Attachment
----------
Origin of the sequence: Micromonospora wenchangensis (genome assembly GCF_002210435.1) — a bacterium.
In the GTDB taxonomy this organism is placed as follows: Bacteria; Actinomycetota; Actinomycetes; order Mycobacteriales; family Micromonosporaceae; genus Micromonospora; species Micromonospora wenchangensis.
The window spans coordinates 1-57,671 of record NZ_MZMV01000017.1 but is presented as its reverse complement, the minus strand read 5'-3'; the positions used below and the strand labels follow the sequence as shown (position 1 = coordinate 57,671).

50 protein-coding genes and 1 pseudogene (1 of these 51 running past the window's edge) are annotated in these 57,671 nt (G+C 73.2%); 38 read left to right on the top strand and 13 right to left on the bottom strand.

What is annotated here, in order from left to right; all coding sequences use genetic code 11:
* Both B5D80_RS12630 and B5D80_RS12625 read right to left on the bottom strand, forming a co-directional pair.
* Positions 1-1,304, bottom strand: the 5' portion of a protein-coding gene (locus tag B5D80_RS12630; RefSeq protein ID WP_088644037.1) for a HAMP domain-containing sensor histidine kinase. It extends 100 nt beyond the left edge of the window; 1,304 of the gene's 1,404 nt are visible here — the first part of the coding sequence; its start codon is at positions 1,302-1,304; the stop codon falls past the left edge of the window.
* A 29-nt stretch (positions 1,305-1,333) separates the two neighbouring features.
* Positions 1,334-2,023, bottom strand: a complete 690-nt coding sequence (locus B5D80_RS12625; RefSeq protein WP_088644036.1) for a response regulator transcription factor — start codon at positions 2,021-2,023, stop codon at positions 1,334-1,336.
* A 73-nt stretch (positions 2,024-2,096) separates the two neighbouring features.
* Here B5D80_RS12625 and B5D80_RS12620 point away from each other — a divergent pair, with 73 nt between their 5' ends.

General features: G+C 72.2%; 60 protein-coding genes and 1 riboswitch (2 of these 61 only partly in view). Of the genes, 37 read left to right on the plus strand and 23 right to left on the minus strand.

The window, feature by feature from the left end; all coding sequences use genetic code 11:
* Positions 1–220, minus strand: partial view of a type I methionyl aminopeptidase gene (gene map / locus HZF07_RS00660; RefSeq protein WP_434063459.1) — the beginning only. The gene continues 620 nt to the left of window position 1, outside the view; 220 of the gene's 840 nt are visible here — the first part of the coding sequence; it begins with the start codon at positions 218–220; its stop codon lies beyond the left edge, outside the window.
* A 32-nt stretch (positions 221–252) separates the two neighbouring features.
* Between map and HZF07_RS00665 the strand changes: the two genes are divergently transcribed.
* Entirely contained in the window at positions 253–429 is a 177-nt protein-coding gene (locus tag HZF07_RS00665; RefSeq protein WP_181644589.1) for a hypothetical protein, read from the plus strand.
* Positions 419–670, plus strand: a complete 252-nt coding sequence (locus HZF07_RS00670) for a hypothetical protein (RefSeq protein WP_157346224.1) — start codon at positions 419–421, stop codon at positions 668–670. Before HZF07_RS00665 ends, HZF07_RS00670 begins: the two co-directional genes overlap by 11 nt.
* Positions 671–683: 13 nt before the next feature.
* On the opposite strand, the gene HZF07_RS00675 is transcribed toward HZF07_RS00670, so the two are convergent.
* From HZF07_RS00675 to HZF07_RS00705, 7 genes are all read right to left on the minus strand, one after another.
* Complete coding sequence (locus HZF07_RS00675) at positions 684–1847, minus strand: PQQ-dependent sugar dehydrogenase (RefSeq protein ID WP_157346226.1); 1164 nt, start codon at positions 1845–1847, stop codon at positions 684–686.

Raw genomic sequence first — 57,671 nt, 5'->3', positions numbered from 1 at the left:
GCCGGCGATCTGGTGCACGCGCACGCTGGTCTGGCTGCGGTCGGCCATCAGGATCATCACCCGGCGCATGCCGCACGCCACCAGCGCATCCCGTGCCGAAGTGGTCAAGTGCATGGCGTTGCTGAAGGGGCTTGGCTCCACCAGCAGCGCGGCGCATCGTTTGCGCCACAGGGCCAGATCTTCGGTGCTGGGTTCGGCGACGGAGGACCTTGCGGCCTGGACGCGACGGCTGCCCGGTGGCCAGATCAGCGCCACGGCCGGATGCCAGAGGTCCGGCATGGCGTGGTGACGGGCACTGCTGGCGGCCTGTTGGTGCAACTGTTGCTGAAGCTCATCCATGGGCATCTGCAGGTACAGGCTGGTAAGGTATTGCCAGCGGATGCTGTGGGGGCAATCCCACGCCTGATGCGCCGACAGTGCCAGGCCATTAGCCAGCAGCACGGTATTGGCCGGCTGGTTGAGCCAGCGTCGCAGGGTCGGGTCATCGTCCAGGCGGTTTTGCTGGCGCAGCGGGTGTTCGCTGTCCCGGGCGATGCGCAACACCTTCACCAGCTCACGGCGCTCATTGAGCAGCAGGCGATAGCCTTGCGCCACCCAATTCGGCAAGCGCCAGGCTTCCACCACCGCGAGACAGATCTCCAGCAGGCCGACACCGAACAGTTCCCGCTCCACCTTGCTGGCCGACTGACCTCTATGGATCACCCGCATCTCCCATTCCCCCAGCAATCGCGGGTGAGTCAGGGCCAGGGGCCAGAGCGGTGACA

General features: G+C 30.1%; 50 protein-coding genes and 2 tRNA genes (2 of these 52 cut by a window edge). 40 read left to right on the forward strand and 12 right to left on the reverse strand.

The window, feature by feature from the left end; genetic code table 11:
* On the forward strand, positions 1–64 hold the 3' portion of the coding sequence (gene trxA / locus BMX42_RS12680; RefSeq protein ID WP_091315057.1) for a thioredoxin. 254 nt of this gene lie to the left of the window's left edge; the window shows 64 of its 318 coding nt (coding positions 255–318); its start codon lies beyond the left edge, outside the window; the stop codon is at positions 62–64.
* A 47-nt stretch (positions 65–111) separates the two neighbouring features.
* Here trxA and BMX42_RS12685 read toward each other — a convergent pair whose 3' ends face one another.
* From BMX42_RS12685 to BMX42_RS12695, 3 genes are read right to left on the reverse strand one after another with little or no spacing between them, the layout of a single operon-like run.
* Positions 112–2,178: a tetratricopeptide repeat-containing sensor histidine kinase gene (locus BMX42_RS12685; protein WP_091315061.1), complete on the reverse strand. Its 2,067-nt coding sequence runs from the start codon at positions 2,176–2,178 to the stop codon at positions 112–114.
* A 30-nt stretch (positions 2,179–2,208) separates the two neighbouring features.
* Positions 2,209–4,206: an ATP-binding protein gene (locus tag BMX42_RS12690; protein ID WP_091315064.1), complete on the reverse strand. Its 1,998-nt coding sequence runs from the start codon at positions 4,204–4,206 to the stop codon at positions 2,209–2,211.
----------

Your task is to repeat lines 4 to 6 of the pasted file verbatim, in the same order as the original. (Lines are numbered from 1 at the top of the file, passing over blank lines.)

50 protein-coding genes and 1 pseudogene (1 of these 51 running past the window's edge) are annotated in these 57,671 nt (G+C 73.2%); 38 read left to right on the top strand and 13 right to left on the bottom strand.

What is annotated here, in order from left to right; all coding sequences use genetic code 11:
* Both B5D80_RS12630 and B5D80_RS12625 read right to left on the bottom strand, forming a co-directional pair.